The NC Rural Health Research Program’s Findings Brief: How Does Medicaid Expansion Affect Insurance Coverage of Rural Populations? examines how states’ decisions on Medicaid expansion are impacting rural areas in the U.S., we used population estimates, current status of state expansion, and state-level insurance estimates to answer two primary questions: 1) How is Medicaid expansion affecting rural populations, and 2) How would it differ if every state were to expand?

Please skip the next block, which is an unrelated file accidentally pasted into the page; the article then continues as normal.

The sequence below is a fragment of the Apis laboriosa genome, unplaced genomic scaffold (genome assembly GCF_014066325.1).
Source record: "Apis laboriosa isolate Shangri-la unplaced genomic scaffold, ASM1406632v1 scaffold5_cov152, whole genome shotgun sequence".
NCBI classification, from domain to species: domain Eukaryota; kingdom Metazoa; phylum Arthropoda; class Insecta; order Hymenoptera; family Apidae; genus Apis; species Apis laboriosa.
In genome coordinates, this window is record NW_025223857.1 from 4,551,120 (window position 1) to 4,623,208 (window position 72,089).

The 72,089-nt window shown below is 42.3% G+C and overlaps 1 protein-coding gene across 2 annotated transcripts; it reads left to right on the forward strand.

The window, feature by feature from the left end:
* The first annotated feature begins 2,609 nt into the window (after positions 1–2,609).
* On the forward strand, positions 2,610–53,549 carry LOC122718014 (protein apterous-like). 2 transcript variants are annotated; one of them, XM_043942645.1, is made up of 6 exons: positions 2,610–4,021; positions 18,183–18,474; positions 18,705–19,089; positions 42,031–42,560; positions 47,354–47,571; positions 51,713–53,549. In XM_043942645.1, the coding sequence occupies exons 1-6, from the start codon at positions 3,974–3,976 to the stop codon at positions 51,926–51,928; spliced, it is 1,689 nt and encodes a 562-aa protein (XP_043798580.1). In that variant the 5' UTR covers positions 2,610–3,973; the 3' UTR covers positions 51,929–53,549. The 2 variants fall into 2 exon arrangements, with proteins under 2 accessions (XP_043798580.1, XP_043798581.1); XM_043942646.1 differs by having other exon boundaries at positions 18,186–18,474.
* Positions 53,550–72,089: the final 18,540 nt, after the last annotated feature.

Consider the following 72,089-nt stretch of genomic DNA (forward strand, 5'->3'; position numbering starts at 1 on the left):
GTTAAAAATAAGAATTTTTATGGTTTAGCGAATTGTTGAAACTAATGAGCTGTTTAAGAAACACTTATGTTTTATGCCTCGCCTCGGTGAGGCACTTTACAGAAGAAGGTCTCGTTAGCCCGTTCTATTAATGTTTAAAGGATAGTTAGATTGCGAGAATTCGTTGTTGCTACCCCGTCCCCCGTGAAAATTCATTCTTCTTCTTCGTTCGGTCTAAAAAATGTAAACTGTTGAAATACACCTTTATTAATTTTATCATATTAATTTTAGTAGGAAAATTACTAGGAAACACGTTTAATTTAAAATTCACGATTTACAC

When passed, the Affordable Care Act (ACA) required states to expand Medicaid to provide coverage for adults ages 18-64 with incomes up to 138% of the federal poverty level (FPL). However, in June 2012, the Supreme Court ruled that the mandatory Medicaid expansion was unconstitutionally coercive to the states, effectively making the Medicaid expansion optional. As of March 2014, 26 states (including the District of Columbia) had decided to expand Medicaid. Expanding Medicaid to cover all uninsured adults living below 138% FPL was a key component of the ACA, and without the expansion, an estimated five million adults will fall in a coverage gap because they will not qualify for Medicaid or federal health insurance tax credits. Due to historically higher rates of poverty, uninsurance and higher enrollment in Medicaid in rural areas, there is concern that the Supreme Court’s decision may have disproportionate effects on the more rural states.